- control domain¶
A domain, commonly dom0, with the permission and responsibility to create and manage other domains on the system.
A domain is Xen’s unit of resource ownership, and generally has at the minimum some RAM and virtual CPUs.
A guest is a single, end user, virtual machine.
In some cases, e.g. during live migration, one guest will be comprised of two domains for a period of time, while it is in transit.
The numeric identifier of a running domain. It is unique to a single instance of Xen, used as the identifier in various APIs, and is typically allocated sequentially from 0.
The term ‘guest’ has two different meanings, depending on context, and should not be confused with domain.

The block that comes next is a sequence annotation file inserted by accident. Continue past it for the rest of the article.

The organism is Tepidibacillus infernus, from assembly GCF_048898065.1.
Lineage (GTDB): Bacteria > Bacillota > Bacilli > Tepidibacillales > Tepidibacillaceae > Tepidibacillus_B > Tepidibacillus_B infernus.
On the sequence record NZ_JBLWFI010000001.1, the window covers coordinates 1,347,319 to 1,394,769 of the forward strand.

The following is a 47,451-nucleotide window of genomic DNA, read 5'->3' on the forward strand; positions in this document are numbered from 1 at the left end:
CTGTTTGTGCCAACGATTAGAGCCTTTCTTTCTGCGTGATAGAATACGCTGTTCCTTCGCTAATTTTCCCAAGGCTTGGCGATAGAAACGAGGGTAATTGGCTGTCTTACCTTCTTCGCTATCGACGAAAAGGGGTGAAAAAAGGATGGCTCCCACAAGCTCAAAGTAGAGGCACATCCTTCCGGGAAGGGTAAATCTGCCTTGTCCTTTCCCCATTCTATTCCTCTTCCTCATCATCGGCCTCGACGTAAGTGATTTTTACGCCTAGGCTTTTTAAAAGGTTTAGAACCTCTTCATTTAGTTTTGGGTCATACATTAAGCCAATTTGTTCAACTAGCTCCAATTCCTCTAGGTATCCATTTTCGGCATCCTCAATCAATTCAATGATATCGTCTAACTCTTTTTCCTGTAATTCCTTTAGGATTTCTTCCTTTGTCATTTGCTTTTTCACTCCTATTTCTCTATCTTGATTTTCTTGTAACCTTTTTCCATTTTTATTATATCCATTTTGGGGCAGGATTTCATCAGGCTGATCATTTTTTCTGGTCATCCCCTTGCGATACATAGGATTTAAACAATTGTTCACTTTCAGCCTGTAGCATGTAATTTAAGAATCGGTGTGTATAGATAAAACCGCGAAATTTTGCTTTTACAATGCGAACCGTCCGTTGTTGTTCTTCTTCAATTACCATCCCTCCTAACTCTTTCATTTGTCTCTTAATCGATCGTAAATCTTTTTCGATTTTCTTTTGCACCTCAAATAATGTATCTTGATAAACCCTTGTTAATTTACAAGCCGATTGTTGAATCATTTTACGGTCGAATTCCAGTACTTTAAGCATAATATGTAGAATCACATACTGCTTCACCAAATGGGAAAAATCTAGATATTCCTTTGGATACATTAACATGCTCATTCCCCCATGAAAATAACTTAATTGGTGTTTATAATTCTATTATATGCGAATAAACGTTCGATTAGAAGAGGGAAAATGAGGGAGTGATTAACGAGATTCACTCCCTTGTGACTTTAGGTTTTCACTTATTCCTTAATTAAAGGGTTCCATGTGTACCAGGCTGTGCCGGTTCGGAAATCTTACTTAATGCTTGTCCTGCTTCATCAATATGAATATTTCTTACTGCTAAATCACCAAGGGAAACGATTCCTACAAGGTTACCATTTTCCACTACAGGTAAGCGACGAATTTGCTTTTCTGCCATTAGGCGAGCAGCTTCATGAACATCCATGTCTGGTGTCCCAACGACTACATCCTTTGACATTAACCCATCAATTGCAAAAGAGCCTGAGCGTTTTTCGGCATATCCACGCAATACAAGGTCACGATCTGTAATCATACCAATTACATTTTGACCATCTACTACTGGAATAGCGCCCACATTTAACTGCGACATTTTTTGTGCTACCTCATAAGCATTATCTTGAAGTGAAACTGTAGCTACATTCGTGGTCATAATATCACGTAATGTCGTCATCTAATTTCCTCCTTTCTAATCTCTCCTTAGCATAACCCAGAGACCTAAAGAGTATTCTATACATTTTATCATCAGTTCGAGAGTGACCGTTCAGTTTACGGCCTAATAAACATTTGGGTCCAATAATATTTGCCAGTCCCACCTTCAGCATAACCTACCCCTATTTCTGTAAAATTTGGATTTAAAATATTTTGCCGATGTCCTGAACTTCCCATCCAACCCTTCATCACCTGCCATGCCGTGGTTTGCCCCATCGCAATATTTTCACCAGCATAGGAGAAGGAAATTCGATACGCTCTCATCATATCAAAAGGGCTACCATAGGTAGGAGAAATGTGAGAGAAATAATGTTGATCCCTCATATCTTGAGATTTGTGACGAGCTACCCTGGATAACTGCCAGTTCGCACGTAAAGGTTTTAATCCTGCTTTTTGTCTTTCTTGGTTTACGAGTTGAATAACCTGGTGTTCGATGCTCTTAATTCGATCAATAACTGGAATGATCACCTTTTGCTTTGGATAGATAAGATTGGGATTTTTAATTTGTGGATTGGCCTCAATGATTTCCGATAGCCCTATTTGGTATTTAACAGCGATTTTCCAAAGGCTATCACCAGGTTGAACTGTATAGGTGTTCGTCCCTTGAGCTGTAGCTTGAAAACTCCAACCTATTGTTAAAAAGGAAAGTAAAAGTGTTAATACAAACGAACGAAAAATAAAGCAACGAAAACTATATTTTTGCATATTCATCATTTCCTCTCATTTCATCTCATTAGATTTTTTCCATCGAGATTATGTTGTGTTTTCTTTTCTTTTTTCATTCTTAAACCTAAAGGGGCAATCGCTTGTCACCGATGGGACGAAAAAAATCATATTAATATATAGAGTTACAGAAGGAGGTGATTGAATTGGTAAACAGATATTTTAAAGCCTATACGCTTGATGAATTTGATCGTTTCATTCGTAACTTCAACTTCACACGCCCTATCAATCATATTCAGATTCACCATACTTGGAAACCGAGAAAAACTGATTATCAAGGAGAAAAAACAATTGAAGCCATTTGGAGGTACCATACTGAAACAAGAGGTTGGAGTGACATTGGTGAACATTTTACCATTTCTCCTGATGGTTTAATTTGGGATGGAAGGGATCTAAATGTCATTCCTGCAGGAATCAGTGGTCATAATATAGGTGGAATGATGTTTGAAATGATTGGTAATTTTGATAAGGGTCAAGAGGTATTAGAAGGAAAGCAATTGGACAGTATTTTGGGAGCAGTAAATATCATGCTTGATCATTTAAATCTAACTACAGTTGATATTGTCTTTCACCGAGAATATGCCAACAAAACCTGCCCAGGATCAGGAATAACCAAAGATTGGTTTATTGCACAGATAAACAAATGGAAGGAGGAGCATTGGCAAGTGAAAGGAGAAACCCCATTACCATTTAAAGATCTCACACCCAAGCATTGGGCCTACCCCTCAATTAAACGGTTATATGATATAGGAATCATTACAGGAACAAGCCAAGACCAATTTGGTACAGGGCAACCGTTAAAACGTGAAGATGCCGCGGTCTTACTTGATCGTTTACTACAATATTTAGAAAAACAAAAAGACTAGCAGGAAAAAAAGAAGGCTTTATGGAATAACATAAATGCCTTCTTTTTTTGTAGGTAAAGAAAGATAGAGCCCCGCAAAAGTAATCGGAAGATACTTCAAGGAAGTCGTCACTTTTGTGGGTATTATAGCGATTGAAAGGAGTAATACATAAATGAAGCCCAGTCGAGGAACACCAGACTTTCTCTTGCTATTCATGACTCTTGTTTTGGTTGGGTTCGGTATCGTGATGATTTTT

When discussing a Xen system as a whole, a ‘guest’ refer to a virtual machine which is the “useful output” of running the system in the first place (e.g. an end-user VM). Virtual machines providing system services, (e.g. the control and/or hardware domains), are not considered guests in this context.
In the code, “guest context” and “guest state” is considered in terms of the CPU architecture, and contrasted against hypervisor context/state. In this case, it refers to all code running lower privilege privilege level the hypervisor. As such, it covers all domains, including ones providing system services.
- hardware domain¶
A domain, commonly dom0, which shares responsibility with Xen about the system as a whole.
By default it gets all devices, including all disks and network cards, so is responsible for multiplexing guest I/O.
- system domain¶
Abstractions within Xen that are modelled in a similar way to regular domains. E.g. When there’s no work to do, Xen schedules
DOMID_IDLEto put the CPU into a lower power state.
System domains have domids and are referenced by privileged software for certain control operations, but they do not run guest code.